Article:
IB FX View: Trichet comments spur risk aversion rally
The ECB’s omnipresent desire to avoid the pitfalls of inflation caused by excessive money growth caused its president, Jean Claude Trichet to serve up a warning earlier this morning that it must pursue an exit strategy. His words, while not exactly new, turned a mediocre equity market recovery on its head and have caused a surge in the value of the dollar at the prospect of a further amelioration of growth. The euro tumbled half a penny to $1.4808 while dollar gains are evident across the board.
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Mr. Trichet said that the ECB should gradually withdraw the emergency cash loans to the domestic banking system made during a time when a special situation demanded it. He seemed to be prescribing a clinical weaning program in order to prevent the private sector from becoming more addicted to the exceptional support provided by central banks.
Yet as that process begins in December when the one-year maturity date comes due Mr. Trichet fully admits that, “It’s too early to declare that the crisis is over.” Referring to the recently improved health of the financial system he said that a “significant volume of official support underlies these developments.”
This appears to be what is rattling markets this morning. While investors have spent the week rolling out lower-for-longer interest rate expectations, they are starting to get cold feet over the health of asset market rallies taking the line that stocks have come too far too soon and that if - only for safety’s sake - they should perhaps hold onto their dollars after all.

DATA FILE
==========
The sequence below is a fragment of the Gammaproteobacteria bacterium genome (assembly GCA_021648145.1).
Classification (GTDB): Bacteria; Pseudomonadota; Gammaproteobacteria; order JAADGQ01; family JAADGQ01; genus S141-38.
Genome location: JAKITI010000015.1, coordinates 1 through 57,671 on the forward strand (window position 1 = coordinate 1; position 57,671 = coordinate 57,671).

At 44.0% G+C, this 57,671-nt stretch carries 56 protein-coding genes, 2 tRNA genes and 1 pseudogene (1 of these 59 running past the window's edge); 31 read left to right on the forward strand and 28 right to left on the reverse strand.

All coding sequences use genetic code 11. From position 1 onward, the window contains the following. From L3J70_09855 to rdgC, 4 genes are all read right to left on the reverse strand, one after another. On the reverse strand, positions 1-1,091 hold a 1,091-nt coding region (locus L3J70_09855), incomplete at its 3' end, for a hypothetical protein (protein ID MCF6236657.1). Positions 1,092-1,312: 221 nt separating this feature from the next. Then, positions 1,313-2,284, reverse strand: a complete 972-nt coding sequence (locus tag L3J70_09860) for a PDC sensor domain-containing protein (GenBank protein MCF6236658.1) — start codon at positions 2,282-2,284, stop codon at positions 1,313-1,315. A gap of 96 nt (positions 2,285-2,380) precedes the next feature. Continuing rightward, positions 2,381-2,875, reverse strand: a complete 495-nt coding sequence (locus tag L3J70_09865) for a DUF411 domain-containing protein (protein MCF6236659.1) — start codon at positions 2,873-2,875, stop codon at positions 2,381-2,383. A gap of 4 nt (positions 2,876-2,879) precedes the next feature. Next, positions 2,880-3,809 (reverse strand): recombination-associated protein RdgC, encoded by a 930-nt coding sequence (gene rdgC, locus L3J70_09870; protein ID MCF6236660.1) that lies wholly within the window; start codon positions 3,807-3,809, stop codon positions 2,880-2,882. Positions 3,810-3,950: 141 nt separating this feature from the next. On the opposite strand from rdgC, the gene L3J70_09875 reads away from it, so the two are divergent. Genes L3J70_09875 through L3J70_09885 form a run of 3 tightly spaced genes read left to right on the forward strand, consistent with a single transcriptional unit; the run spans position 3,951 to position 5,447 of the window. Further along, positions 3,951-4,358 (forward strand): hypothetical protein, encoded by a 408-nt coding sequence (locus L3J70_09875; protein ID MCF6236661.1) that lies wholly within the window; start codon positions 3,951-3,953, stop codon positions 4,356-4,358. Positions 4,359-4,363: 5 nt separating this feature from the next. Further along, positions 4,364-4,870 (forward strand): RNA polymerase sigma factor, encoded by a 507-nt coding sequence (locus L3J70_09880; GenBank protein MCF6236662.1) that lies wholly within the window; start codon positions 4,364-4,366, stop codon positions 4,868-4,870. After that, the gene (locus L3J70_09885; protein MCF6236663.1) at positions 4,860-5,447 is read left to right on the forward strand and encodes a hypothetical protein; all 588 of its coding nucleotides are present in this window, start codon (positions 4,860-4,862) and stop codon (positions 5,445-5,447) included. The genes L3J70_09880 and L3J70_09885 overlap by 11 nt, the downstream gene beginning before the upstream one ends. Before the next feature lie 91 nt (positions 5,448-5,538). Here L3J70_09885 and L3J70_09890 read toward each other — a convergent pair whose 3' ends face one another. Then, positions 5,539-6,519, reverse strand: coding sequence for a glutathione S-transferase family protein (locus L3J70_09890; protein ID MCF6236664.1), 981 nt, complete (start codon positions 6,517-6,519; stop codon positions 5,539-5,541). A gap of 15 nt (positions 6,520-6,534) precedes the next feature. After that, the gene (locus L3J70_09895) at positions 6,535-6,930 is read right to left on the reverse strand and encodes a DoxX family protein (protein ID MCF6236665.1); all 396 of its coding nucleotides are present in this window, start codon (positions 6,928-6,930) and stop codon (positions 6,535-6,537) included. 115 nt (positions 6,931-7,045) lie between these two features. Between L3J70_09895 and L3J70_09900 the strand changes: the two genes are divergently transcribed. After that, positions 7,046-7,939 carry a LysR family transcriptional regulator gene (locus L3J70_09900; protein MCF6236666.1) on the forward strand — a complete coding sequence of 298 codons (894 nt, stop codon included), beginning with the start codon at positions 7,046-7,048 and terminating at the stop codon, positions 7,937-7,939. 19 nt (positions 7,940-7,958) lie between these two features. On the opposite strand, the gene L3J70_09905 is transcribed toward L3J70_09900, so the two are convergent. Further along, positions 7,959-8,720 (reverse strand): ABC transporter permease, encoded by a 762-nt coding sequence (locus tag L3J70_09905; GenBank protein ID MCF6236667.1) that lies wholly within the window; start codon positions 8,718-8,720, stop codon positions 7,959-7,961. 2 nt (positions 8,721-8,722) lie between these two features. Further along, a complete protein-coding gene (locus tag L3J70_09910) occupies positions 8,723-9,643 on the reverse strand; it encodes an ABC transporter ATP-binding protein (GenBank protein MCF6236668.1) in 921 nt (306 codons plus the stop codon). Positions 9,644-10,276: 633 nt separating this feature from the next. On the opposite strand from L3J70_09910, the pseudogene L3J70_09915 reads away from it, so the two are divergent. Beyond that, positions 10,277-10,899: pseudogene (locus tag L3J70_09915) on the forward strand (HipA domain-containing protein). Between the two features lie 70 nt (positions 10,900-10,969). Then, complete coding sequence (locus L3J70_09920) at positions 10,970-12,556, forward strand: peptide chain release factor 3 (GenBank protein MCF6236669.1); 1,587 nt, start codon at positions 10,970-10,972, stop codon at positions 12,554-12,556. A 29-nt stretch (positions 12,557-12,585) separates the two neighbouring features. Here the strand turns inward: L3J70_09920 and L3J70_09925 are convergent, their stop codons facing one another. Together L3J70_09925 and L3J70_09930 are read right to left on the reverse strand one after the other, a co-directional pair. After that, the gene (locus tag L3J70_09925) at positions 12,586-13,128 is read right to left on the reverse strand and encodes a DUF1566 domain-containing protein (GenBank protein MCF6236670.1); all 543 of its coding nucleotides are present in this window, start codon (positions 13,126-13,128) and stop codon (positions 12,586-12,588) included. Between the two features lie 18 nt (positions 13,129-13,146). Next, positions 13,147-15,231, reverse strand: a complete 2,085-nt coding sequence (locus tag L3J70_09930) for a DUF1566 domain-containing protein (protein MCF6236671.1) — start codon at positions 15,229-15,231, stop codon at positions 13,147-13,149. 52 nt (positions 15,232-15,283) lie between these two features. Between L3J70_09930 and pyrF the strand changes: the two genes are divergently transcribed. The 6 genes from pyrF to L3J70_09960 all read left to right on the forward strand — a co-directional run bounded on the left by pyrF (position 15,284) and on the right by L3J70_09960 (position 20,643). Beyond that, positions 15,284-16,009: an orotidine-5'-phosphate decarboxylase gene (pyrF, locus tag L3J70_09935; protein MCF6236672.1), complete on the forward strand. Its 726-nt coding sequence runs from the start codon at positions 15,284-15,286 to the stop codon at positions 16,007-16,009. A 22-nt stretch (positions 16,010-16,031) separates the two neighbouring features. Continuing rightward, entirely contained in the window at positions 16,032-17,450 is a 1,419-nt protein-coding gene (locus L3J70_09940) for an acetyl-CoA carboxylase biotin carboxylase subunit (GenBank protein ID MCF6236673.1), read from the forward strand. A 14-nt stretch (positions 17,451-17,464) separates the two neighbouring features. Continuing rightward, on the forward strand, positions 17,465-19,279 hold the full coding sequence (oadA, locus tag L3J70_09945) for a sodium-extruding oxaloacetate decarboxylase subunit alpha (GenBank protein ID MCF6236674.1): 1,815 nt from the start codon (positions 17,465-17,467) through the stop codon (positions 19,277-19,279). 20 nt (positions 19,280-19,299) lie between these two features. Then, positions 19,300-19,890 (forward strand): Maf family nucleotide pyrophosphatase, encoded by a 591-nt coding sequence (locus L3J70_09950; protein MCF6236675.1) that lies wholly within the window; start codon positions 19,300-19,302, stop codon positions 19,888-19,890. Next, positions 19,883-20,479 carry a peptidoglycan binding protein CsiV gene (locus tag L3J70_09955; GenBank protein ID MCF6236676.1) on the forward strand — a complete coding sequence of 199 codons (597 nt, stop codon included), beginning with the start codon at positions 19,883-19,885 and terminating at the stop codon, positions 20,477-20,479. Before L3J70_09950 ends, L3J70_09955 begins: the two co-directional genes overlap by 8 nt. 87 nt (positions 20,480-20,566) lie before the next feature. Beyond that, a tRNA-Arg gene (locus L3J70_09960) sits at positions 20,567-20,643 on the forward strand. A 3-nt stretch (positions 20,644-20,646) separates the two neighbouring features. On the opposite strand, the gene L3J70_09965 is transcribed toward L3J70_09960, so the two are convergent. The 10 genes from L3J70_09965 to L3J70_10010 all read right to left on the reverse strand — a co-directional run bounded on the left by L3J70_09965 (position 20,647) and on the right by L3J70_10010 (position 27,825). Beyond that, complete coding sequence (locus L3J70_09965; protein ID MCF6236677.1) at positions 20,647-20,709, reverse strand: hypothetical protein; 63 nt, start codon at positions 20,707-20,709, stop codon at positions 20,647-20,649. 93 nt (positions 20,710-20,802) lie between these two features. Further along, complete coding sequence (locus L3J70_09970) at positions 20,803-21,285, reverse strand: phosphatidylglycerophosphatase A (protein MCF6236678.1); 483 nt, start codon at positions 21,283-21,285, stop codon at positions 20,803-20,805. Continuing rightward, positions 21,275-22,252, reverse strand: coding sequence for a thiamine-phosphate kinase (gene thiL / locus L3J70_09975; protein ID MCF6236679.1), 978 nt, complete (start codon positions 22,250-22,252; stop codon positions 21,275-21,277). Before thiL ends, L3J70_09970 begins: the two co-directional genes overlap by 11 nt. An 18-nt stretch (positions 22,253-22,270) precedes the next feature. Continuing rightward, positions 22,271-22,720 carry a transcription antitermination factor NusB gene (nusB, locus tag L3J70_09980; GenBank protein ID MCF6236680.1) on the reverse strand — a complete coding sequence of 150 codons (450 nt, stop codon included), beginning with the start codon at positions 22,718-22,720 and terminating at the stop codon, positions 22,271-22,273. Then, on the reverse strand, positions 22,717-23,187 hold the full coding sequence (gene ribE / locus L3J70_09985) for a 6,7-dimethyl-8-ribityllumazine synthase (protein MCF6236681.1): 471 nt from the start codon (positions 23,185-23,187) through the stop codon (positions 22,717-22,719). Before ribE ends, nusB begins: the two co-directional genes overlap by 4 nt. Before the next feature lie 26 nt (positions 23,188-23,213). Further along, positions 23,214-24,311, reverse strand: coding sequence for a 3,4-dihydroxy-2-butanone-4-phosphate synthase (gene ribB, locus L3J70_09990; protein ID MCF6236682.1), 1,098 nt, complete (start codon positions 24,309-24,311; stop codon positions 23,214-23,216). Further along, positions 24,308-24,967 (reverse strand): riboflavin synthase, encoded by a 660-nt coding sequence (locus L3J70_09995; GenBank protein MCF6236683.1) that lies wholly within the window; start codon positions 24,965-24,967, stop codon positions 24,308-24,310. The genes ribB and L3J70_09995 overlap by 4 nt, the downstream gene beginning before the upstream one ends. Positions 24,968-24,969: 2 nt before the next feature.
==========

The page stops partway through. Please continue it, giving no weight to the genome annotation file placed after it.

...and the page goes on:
The earlier tone was one of strength for the Japanese yen. The Nikkei Dow closed down for its fourth straight weekly loss with exporting companies complaining about the currency’s impact on overseas earnings. Meanwhile the Bank of Japan maintained its uncomfortable position sitting on a knife-edge. It credited a near-term improvement in the economy on its low interest rate setting at 0.1%, which it agreed to maintain at its meeting today. However, it also discussed the problematic acceleration of deflationary pressures that emerged alongside strengthening growth this week.
According to the central bank the economy is suffering a mild deflationary phase due to weak corporate and domestic demand. In order to squeeze this unwanted process out of the economy, it urged the government to boost growth expectations and spending. For the government’s part it wants that Bank to buy more corporate bonds to add liquidity to the market. But as we all know, you can take a horse to water, but you can’t make it drink.
The upshot against a backdrop of weakening risk appetite in the region was for a stronger yen. It rallied sharply to the dollar to ¥88.67 before giving some back as the dollar moved from an early morning jog to a sprint. The yen is currently at ¥89.00. Meanwhile the euro dropped to ¥131.93.
The British pound slumped to its lowest reading since Nov. 4 to $1.6460 as the dollar flexed this morning. Since that time the pound rose to $1.6876 as investors bought into an extension of the asset purchase plan announced by the Bank of England. Subsequent worries over the health of the banking system and fresh warnings today for the value of home prices are cramping its style today.
The rising threat of capital controls across Asian nations whose governments reside over booming capital markets funded by cheap dollar loans is reaching a crescendo. So not only do we have an ongoing discussion over the absolute health of the global recovery, not to mention the outlook into 2010, but we also have worries that the side effects of the G7 solution is creating bubbles in asset prices across the emerging markets.
The commodity dollars are taking this combination pretty hard, especially the Australian dollar, which has also matched the reversal seen in the British pound. At 90.91 U.S. cents the Aussie is well off its November peak at 94.00 cents. Meanwhile the Canadian dollar is feeling the risk aversion sentiment too as it declines to 93.35.
Senior Market Analyst firstname.lastname@example.org
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